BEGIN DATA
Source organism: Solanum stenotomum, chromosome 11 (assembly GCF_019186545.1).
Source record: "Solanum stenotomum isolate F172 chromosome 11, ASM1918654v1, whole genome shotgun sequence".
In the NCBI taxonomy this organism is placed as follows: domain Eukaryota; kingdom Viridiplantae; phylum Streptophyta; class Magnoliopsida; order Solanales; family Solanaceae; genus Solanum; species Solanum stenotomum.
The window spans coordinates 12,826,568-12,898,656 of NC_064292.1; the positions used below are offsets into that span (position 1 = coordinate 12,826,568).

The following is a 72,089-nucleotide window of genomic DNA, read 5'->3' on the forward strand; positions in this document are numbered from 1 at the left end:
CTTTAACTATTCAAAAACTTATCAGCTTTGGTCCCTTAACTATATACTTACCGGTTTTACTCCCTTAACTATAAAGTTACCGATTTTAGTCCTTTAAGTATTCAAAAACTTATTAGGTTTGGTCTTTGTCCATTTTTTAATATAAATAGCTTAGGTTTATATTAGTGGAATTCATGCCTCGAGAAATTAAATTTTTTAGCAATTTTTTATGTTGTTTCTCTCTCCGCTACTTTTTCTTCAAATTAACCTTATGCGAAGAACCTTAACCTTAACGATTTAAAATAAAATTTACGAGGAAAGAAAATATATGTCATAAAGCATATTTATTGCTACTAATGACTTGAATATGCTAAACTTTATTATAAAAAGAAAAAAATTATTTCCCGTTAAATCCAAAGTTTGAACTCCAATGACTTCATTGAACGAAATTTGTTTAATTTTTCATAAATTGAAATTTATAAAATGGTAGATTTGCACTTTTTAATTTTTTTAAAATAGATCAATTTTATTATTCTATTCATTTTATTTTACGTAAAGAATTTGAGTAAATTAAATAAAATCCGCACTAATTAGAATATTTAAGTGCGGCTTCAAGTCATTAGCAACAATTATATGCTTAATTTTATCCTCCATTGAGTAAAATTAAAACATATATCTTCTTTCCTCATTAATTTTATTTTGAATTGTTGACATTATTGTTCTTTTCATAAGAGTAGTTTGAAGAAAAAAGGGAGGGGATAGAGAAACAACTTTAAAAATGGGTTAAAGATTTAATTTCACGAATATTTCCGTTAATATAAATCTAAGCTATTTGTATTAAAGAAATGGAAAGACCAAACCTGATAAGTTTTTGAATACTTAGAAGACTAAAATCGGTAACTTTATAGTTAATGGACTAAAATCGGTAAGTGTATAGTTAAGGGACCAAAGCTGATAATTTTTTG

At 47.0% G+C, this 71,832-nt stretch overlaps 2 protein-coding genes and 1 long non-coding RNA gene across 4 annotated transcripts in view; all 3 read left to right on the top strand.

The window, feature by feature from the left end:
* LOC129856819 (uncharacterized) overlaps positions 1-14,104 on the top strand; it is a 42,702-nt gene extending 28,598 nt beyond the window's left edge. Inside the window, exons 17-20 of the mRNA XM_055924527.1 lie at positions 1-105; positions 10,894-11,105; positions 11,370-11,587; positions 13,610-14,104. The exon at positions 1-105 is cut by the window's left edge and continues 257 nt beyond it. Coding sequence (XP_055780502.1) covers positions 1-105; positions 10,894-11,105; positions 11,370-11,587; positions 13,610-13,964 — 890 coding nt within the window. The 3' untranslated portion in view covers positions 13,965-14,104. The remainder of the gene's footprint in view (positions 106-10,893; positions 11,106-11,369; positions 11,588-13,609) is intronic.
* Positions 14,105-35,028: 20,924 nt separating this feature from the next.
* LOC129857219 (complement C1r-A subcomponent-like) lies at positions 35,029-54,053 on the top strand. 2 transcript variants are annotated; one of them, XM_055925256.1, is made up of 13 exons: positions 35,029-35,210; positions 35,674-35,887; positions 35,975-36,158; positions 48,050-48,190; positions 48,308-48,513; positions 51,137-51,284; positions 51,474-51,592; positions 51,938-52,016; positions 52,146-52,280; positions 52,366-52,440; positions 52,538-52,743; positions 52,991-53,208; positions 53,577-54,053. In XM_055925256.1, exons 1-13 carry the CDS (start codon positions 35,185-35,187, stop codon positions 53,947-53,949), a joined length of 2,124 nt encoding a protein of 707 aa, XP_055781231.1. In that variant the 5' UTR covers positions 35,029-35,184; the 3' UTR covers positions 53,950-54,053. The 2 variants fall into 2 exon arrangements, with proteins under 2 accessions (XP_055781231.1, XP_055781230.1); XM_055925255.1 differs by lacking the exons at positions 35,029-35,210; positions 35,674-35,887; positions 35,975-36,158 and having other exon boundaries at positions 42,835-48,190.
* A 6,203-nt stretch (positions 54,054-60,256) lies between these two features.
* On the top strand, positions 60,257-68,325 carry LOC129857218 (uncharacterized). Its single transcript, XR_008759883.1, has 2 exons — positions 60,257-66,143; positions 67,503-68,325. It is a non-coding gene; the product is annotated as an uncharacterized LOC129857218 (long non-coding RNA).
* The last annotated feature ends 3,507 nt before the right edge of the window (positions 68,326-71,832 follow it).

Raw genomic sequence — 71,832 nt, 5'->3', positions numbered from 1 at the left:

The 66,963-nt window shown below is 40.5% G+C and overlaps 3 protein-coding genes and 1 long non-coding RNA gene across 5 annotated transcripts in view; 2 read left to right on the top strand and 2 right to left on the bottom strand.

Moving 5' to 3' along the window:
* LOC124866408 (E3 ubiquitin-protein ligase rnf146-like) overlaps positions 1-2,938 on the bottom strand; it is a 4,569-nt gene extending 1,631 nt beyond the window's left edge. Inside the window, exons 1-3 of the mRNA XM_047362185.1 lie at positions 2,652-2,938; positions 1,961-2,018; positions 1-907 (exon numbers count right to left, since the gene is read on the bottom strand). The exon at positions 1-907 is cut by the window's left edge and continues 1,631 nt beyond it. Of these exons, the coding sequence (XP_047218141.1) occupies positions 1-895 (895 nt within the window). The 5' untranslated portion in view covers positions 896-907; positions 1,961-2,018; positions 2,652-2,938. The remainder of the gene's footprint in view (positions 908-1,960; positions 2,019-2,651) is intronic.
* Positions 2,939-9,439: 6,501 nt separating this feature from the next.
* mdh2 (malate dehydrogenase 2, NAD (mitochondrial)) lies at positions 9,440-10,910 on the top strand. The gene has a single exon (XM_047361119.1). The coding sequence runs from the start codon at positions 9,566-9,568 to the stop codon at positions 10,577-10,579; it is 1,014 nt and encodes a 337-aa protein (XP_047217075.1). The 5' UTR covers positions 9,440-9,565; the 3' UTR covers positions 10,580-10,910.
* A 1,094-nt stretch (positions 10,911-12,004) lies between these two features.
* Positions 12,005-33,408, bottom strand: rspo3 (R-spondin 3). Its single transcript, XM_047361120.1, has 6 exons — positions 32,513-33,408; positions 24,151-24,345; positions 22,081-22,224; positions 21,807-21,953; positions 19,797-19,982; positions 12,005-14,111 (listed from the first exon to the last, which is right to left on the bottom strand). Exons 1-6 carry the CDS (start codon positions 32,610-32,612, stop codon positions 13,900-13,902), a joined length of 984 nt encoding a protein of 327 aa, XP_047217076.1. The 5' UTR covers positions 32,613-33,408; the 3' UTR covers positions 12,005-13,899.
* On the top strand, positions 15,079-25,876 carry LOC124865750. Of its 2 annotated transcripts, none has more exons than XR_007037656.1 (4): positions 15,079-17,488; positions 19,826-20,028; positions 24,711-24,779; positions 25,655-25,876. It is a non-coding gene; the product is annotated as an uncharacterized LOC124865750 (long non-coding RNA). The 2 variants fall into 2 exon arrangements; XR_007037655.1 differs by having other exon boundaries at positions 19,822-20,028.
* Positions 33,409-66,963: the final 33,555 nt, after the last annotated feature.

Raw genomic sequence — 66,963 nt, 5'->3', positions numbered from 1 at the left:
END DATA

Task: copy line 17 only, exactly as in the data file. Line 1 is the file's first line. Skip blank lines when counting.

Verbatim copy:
Moving 5' to 3' along the window: